We're building a platform that changes the problem from hardware to software. Imagine you're a scientist and you have a great idea for a DNA-based product. To make it work you'll need a lab, need to collect saliva or blood, generate complicated bioinformatics algorithms to analyze the data... that multiples the level of complexity and expense.

We see ourselves as something like the App Store: we're building a platform that makes DNA data easily accessible so that the next generation of interesting products can be created. If a startup comes up with a great idea, their customers' DNA will already be in the system. The platform will already be there. All a new company needs to do is integrate with a Helix API and DNA data is available at their fingertips.

Think of it this way: When the App Store was launched, no one envisioned Uber. Building the platform is what allowed Uber to be created.

Our model is to build a platform that makes DNA sequencing quick and inexpensive so the next generation of products can be created.

Sophistication can also breed complexity, though, and if what you provide is too difficult for me to understand... no matter how great the science, you'll lose me.

That is what is so fascinating about this period in history. The convergence of science and technology is one of the great trends of the next decade.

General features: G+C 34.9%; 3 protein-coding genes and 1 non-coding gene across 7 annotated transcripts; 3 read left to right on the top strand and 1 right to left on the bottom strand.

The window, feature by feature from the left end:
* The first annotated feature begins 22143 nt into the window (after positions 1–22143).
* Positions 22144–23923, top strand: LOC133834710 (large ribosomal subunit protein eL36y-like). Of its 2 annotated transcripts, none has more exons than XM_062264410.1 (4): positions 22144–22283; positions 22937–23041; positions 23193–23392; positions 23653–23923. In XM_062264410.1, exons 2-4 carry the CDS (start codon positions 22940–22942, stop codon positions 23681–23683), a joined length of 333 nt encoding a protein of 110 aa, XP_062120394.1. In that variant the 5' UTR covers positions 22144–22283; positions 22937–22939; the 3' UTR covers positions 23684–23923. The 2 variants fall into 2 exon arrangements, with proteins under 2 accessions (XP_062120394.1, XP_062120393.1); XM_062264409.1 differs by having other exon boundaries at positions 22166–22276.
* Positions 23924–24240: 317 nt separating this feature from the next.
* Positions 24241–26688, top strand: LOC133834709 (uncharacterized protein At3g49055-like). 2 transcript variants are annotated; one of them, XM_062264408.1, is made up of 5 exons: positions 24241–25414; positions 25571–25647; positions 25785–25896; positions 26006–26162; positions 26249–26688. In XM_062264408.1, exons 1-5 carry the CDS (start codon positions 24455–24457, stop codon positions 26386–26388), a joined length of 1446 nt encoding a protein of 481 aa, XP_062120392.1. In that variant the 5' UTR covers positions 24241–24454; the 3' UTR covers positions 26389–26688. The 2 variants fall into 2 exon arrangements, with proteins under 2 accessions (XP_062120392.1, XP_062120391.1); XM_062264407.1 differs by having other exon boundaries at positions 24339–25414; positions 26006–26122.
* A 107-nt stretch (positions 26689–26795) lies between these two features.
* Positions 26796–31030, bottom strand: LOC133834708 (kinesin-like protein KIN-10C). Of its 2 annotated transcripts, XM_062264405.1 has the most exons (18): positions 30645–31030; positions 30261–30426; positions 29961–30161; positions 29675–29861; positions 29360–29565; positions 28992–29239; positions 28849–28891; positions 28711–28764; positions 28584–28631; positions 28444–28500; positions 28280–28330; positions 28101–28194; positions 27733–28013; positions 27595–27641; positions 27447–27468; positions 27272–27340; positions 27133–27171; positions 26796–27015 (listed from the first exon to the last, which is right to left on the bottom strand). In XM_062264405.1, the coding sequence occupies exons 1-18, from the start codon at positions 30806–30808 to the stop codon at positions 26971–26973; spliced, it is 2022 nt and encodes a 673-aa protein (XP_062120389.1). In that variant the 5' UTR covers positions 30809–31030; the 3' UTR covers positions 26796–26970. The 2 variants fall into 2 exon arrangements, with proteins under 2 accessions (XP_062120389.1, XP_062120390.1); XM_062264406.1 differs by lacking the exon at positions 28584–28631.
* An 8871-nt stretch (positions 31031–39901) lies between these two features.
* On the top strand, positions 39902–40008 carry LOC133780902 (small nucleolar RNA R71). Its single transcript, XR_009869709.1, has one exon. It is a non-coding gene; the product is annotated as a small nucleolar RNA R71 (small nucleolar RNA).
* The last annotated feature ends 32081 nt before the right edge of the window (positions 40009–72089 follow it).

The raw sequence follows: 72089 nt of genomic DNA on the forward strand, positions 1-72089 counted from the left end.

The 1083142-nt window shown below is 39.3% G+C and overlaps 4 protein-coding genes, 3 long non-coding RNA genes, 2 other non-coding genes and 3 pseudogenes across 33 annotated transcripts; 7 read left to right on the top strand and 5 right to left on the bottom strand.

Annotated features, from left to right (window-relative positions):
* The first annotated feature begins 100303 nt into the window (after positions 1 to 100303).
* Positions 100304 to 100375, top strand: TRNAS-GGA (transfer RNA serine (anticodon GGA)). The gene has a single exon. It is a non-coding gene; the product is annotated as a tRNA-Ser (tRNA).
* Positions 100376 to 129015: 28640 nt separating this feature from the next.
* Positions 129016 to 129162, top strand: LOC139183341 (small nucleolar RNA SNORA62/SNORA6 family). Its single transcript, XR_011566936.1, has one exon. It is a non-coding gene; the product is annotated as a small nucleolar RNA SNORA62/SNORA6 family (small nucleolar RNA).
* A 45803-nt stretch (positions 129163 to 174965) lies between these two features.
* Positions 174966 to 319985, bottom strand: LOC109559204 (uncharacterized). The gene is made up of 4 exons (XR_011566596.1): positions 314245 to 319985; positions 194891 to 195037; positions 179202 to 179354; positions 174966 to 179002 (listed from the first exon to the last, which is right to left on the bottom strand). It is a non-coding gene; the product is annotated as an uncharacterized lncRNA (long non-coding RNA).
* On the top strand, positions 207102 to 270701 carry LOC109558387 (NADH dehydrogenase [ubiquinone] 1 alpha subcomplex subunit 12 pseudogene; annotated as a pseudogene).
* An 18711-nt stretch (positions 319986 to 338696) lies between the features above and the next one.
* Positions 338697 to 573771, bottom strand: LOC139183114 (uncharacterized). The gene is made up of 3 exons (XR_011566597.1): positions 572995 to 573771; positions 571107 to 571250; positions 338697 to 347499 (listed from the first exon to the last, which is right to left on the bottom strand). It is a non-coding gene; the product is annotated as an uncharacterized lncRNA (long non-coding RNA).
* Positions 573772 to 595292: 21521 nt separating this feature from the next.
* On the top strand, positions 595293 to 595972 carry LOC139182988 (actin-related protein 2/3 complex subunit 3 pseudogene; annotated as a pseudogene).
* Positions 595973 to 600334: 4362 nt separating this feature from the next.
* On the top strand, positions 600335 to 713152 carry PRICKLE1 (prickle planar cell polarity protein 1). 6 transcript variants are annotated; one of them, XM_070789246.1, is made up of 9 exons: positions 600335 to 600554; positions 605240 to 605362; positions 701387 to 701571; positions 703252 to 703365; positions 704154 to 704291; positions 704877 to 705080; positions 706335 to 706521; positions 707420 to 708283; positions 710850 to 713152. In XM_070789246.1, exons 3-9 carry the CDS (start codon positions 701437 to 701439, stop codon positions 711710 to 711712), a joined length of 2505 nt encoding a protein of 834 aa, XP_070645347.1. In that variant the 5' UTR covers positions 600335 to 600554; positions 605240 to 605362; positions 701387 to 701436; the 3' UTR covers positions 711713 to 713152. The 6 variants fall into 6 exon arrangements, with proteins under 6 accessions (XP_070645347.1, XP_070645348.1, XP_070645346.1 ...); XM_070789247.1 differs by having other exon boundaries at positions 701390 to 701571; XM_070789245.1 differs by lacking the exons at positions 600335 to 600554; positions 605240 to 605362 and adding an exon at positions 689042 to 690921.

What you describe is something we're trying to balance at Helix. We're a consumer-facing company, a consumer-facing brand. Real science with real technology will produce some fantastic products for consumers... but adoption is critical.

I believe it was Oliver Wendell Holmes who said "I would give my life for the simplicity on the other side of complexity." That's what we're trying to achieve. You can be too "consumer-y" and not be taken seriously for the depth of your science, or you can go the other way and provide 77-page reports that, no matter how solid the science, no consumer will read.

That's one of our biggest challenges in the marketplace.

Another challenge is the consumer adoption question. I believe the tipping point has come for personal genomics testing and is about to take off, tens of millions of people will want to have their DNA sequenced ... but in aggregate, across the world, for any type of genetic test, only 5 million people have done it. That's nothing in the consumer world.

Still, the argument about the "right time" is over. It's happening.

Whenever something "happens," competition typically increases. That's what entrepreneurs do.

True, but we have some definite advantages on our side.

Our partnership with Illumina gives us a key competitive advantage: we have built a very sophisticated supply chain and laboratory for collecting and sequencing DNA using the most advanced technology (called "next generation sequencing"). We have developed a proprietary product that we call Exome+. No one will soon be able to claim the level of scale that we operate at.

Scale and price are advantages... but it's the platform model that contextually delivers you, the consumer, the products you want without having to re-sequence. The idea that you will be able to easily take advantage of all the new products on the marketplace in the future... that's our true value proposition.

We've been termed "the App Store for genetics," and that's flattering, but there is some truth to it. You do need that base genetic data set. You do need your DNA sequenced and stored properly, and securely. You do need a platform and technology that lets you access that data.

Our goal is to make it easy for you to benefit from all the cool things that are coming - and to make it easier for other companies to develop those cool things.